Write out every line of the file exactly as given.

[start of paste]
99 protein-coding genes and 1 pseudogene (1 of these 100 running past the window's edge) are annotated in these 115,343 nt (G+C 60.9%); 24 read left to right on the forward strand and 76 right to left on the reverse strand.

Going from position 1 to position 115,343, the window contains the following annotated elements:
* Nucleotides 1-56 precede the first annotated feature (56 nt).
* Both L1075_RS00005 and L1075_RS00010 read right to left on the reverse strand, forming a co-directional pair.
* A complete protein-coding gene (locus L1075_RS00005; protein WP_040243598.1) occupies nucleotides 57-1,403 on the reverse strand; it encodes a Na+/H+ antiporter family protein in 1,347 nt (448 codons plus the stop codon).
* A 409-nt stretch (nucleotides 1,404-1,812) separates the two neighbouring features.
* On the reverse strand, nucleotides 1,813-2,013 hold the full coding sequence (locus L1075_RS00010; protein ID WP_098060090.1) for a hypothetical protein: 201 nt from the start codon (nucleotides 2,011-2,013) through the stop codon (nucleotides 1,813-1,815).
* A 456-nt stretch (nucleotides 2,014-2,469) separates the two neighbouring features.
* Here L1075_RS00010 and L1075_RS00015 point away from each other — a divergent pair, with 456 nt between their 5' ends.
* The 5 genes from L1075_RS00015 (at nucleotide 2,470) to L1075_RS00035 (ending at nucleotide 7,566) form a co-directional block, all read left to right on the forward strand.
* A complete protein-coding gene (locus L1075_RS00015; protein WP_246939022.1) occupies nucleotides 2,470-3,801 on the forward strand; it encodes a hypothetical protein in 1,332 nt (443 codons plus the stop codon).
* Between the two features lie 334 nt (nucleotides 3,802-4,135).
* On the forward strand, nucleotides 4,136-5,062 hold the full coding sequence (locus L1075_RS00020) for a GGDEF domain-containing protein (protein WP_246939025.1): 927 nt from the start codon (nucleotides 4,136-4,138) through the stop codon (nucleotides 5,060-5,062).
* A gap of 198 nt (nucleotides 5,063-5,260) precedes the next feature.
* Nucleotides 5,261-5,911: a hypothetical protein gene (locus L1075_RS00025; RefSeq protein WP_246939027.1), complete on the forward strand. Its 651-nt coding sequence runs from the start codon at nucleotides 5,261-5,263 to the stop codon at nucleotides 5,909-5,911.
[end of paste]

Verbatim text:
99 protein-coding genes and 1 pseudogene (1 of these 100 running past the window's edge) are annotated in these 115,343 nt (G+C 60.9%); 24 read left to right on the forward strand and 76 right to left on the reverse strand.

Going from position 1 to position 115,343, the window contains the following annotated elements:
* Nucleotides 1-56 precede the first annotated feature (56 nt).
* Both L1075_RS00005 and L1075_RS00010 read right to left on the reverse strand, forming a co-directional pair.
* A complete protein-coding gene (locus L1075_RS00005; protein WP_040243598.1) occupies nucleotides 57-1,403 on the reverse strand; it encodes a Na+/H+ antiporter family protein in 1,347 nt (448 codons plus the stop codon).
* A 409-nt stretch (nucleotides 1,404-1,812) separates the two neighbouring features.
* On the reverse strand, nucleotides 1,813-2,013 hold the full coding sequence (locus L1075_RS00010; protein ID WP_098060090.1) for a hypothetical protein: 201 nt from the start codon (nucleotides 2,011-2,013) through the stop codon (nucleotides 1,813-1,815).
* A 456-nt stretch (nucleotides 2,014-2,469) separates the two neighbouring features.
* Here L1075_RS00010 and L1075_RS00015 point away from each other — a divergent pair, with 456 nt between their 5' ends.
* The 5 genes from L1075_RS00015 (at nucleotide 2,470) to L1075_RS00035 (ending at nucleotide 7,566) form a co-directional block, all read left to right on the forward strand.
* A complete protein-coding gene (locus L1075_RS00015; protein WP_246939022.1) occupies nucleotides 2,470-3,801 on the forward strand; it encodes a hypothetical protein in 1,332 nt (443 codons plus the stop codon).
* Between the two features lie 334 nt (nucleotides 3,802-4,135).
* On the forward strand, nucleotides 4,136-5,062 hold the full coding sequence (locus L1075_RS00020) for a GGDEF domain-containing protein (protein WP_246939025.1): 927 nt from the start codon (nucleotides 4,136-4,138) through the stop codon (nucleotides 5,060-5,062).
* A gap of 198 nt (nucleotides 5,063-5,260) precedes the next feature.
* Nucleotides 5,261-5,911: a hypothetical protein gene (locus L1075_RS00025; RefSeq protein WP_246939027.1), complete on the forward strand. Its 651-nt coding sequence runs from the start codon at nucleotides 5,261-5,263 to the stop codon at nucleotides 5,909-5,911.